In This Article

    Sunday Citizen

    I live in the Northeast and when I woke up this morning, my house was freezing. It had been in the mid 40's overnight and we haven't turned the heat on yet. Suddenly, my normal duvet felt too thin. The socks on my bare feet too non-existent. Winter is coming, and I'd been drinking rosés still pretending it was summer.

    I couldn't put it off any longer. It was time to do my annual tradition of winterizing my home—and I don't mean making sure my pipes and walls have enough insulation (though obviously that's important too). I mean the act of evaluating every room and wondering if it has enough hygge to it.

    If you've never heard of hygge, it's a Danish word that means a quality of coziness or contentment. And what better time to make sure you have moments of hygge all throughout your house than right now? As far as I'm concerned it's the only way to get through these dark winter months (even more so during a pandemic.)

    So I went room by room (yes, even my 4-year-old's room) and swapped in, layered or added in these 13 products to get us ready for winter:

    Keep reading Show less

    This post is brought to you by Staples. While this was a sponsored opportunity, all content and opinions expressed here are my own.

    One of the biggest changes in my household once my daughter started homeschooling was that, suddenly, everything and everyone in our home had to start pulling double duty. While I was used to wearing a lot of hats (mom, wife and WFH employee, to name a few), suddenly our dining room was also pulling shifts as a classroom. My laptop was also a virtual teacher. Our living room hutch was also a school supply closet.

    If I didn't want my home to be overrun with an abundance of clutter, I had to find products that could multitask. Here are 10 products that are saving this WFH + homeschooling mama right now.

    Stylish storage cabinet

    Whether I need a place to keep the printer or just want to keep crayons and colored pencils organized, this pretty cabinet provides a mixture of exposed and hidden storage without clashing with my living room decor.

    White board calendar + bulletin board

    With so much on our plates these days, I need a visual reminder of our daily schedule or I'll forget everything. This dry erase version makes it easy to keep track of Zoom meetings and virtual classes—and I also love using the corkboard to display my daughter's latest work from art class.

    Natural Recycled 3-Ring Binder

    From tracking our curriculum progress to organizing my family's paperwork, I can never have enough binders. Even better, this neutral version is pretty enough that I can display them on the bookshelf.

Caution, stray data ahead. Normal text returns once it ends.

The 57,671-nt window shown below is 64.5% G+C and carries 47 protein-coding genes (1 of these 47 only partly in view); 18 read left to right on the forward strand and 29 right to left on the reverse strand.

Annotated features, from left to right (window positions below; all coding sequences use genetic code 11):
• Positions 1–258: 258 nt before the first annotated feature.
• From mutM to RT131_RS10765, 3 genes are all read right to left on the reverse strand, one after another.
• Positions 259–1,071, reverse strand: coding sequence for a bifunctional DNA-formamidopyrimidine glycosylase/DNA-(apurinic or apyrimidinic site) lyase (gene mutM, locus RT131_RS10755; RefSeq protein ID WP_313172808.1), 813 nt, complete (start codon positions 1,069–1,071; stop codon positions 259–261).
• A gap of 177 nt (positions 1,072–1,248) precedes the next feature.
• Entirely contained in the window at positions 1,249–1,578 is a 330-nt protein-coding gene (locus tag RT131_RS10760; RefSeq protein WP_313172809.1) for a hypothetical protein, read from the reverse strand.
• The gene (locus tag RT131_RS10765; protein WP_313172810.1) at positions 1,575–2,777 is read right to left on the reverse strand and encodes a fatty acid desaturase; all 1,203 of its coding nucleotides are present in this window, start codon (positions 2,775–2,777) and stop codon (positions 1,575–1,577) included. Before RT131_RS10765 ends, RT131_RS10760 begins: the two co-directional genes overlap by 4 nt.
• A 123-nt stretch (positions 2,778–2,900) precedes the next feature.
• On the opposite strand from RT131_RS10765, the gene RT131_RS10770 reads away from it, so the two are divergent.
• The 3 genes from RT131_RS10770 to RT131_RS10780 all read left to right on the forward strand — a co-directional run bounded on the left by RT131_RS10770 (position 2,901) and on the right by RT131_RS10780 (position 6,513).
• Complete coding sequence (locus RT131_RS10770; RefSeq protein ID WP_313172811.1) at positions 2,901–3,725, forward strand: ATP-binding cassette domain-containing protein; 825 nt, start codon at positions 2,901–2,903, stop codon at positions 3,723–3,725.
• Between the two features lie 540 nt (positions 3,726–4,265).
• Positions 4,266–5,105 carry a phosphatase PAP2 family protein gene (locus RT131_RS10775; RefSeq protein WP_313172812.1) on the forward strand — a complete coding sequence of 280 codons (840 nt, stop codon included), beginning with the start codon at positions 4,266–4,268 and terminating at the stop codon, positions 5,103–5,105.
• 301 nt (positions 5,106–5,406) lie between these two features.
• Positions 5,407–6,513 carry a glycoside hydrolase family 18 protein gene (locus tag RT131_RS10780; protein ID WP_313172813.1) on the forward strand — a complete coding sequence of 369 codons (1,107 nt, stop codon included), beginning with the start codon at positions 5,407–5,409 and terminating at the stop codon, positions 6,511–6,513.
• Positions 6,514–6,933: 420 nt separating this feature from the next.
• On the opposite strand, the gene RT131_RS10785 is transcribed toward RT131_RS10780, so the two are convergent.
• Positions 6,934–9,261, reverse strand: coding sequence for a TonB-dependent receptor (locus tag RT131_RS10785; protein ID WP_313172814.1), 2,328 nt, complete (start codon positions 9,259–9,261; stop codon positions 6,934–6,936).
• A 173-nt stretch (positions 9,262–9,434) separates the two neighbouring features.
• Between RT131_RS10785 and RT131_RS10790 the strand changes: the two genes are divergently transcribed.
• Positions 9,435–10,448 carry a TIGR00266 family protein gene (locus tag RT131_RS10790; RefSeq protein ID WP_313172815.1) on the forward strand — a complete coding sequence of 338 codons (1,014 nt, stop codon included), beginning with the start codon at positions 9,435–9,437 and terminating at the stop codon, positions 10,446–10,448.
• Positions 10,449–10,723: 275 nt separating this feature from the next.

Bamboo storage drawers

    The instant you start homeschooling, it can feel like you're suddenly drowning in papers, craft supplies and more. Fortunately, these simple bamboo drawers can be tucked into the cabinet or even displayed on top (seriously, they're that cute!) to keep what we need organized and close at hand.

    Laminated world map

    I love this dry-erase map for our geography lessons, but the real secret? It also makes a cute piece of wall decor for my work space.

    Rolling 7-drawer cabinet

    When you're doing it all from home, you sometimes have to roll with the punches—I strongly recommend getting an organizational system that rolls with you. On days when both my husband and I are working from home and I need to move my daughter's classes to another room, this 7-drawer cabinet makes it easy to bring the classroom with us.


    From our first day of school photo to displaying favorite quotes to keep myself motivated, this 12"x18" letterboard is my favorite thing to display in our home.

    Expandable tablet stand

    Word to the wise: Get a pretty tablet stand you won't mind seeing out every day. (Because between virtual playdates, my daughter's screen time and my own personal use, this thing never gets put away.)

    Neutral pocket chart

    Between organizing my daughter's chore chart, displaying our weekly sight words and providing a fits-anywhere place to keep supplies on hand, this handy little pocket chart is a must-have for homeschooling families.

    Totable fabric bins

    My ultimate hack for getting my family to clean up after themselves? These fabric bins. I can use them to organize my desk, store my oldest's books and even keep a bin of toys on hand for the baby to play with while we do school. And when playtime is over, it's easy for everyone to simply put everything back in the bin and pop it in the cabinet.

    Looking for study solutions for older children? Hop over to Grown & Flown for their top picks for Back to School.

    Work + Money

    Mama, all I see is you

    A love letter from your baby.


    I can't see past you right now, I'm so small and everything's a little blurry.

    All I see is you.

    When you feel alone, like the walls are closing in, remember I'm here too. I know your world has changed and the days feel a little lonely. But they aren't lonely for me.

    You are my everything.

    When you feel like you don't know what you're doing, you're making it look easy to me. Even though we're still getting to know each other, you know me better than anyone.

    I trust you.

    Keep reading Show less